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Nanoindentation Educational e-Seminar | January 25

Theory and Practice of Instrumented Indentation

A new e-seminar series from Nanomechanics

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Session 7:  The Onset of Plasticity in Nanoindentation

Wednesday, January 25, 2017

12:00pm, Eastern Time

Design and analysis of instrumented indentation experiments require knowing the threshold and locus for the onset of plasticity. In this session, we use the Tresca criterion to understand the onset of plasticity for both Hertzian and conical indentation. For Hertzian indentation, the onset of plasticity depends on applied load, indenter geometry, and material properties. Because conical indentation is self-similar, the onset of plasticity depends only on indenter geometry and material properties, not applied load.

Who Should Attend and Why? 
Anyone responsible for or interested in nanoindentation should attend to quickly gain a comprehensive understanding of the test method and what it can do. Process engineers, test engineers and graduate students will achieve theoretical and practical knowledge about contact mechanics, the Oliver-Pharr method, dynamic indentation, thin-film modeling, and best practice.


Click here to register


About the series
Instrumented indentation, also called nanoindentation, has developed over the last three decades as the technique of choice for measuring the mechanical properties of thin films and other small volumes of material.  This instructional e-seminar, held monthly, covers all aspects of instrumented indentation, from overarching concepts to practical aspects of implementation. 

The first session explains why materials behave differently at the nanoscale, and provides an elementary introduction to instrumented indentation and its benefits.  Subsequent sessions teach contact mechanics, the Oliver – Pharr method, dynamic indentation, and thin-film modeling.  Theory is applied to a variety of common applications for instrumented indentation, including low-k films, hard coatings, polymers, and small structures.  Attendees are invited to suggest topics for future sessions.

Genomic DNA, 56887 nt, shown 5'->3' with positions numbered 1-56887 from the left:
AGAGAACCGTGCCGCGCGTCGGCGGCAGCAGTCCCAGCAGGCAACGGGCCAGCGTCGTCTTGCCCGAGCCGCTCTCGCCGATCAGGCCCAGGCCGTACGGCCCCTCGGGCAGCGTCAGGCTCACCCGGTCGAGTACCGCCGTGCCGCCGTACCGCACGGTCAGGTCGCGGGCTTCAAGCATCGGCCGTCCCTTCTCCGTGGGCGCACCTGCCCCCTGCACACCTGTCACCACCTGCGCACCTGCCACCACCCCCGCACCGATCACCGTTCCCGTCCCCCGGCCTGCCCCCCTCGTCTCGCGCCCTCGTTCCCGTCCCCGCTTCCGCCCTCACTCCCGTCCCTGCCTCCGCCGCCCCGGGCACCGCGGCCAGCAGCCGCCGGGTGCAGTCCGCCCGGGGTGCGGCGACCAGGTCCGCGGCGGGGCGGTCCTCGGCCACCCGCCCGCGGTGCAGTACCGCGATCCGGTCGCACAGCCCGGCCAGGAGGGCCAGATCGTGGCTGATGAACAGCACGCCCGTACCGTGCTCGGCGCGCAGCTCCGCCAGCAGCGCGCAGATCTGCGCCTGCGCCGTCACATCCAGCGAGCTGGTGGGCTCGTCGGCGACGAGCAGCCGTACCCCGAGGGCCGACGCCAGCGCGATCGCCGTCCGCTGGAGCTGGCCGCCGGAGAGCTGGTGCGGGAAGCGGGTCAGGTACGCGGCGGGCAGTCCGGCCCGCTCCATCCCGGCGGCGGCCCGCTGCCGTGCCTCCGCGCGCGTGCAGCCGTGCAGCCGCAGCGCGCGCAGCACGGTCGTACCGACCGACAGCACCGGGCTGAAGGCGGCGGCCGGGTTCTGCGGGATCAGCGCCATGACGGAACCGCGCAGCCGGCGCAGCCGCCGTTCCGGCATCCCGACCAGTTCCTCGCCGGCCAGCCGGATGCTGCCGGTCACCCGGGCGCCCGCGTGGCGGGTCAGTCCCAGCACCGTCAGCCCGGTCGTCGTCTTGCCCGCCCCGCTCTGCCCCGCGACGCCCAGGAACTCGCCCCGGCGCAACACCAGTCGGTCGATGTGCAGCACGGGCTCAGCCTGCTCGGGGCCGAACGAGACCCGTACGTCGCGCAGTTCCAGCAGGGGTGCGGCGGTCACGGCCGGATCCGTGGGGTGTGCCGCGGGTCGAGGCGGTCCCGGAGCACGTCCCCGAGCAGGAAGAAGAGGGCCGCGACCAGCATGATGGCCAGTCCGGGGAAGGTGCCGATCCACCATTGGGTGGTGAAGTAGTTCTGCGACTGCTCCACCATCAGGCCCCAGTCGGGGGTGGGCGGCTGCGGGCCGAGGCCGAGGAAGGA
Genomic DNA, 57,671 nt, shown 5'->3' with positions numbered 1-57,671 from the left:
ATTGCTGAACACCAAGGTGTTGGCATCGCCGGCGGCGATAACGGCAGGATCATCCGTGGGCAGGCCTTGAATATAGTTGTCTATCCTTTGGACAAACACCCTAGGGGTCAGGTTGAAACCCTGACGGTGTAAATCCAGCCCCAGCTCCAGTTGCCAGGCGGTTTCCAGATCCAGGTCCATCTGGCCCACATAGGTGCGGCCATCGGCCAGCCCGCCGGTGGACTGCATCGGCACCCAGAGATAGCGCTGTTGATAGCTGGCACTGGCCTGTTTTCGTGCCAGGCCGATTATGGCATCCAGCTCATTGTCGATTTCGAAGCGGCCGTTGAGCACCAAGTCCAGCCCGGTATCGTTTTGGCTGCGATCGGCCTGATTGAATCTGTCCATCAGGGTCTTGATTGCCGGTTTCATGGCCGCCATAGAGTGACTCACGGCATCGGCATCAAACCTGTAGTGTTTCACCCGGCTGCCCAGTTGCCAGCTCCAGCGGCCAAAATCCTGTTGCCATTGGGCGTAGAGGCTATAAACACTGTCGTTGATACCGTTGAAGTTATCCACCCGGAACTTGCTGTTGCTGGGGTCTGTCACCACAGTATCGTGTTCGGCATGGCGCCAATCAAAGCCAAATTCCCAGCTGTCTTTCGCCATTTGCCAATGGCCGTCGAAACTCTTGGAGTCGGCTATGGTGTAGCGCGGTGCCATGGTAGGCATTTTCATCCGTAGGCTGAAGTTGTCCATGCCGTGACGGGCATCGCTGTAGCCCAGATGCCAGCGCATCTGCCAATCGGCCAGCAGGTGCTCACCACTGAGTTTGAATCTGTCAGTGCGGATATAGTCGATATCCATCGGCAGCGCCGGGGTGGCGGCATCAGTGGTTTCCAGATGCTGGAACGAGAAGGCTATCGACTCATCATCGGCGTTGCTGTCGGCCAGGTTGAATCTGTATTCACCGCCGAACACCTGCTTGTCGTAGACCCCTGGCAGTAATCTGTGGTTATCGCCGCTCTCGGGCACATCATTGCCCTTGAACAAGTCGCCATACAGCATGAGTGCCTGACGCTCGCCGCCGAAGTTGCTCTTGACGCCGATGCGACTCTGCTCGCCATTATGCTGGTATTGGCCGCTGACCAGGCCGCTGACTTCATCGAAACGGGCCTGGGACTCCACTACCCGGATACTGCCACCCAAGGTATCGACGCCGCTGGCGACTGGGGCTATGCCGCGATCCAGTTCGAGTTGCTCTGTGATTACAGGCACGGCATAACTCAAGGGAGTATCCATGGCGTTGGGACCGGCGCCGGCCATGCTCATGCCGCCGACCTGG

About the instructor
Jennifer Hay is a senior applications engineer with Nanomechanics, Inc., a company which designs and produces advanced nano-scale metrology products, including turnkey nanoindenters, modular devices for actuation and sensing, and contract testing.  Mrs. Hay holds a masters’ degree in Mechanical Engineering from the University of Houston and has worked in the field of nano-indentation since 1996, advancing standardization while also developing methodology for new applications including thin films, anelastic metals, polymers, gels, and biomaterials. Mrs. Hay presently serves as the vice-chair for the MEMS/Nanomechanics technical division of the Society of Experimental Mechanics. In addition to many journal articles and conference papers, she has authored five invited journal articles on the theory and practice of instrumented indentation.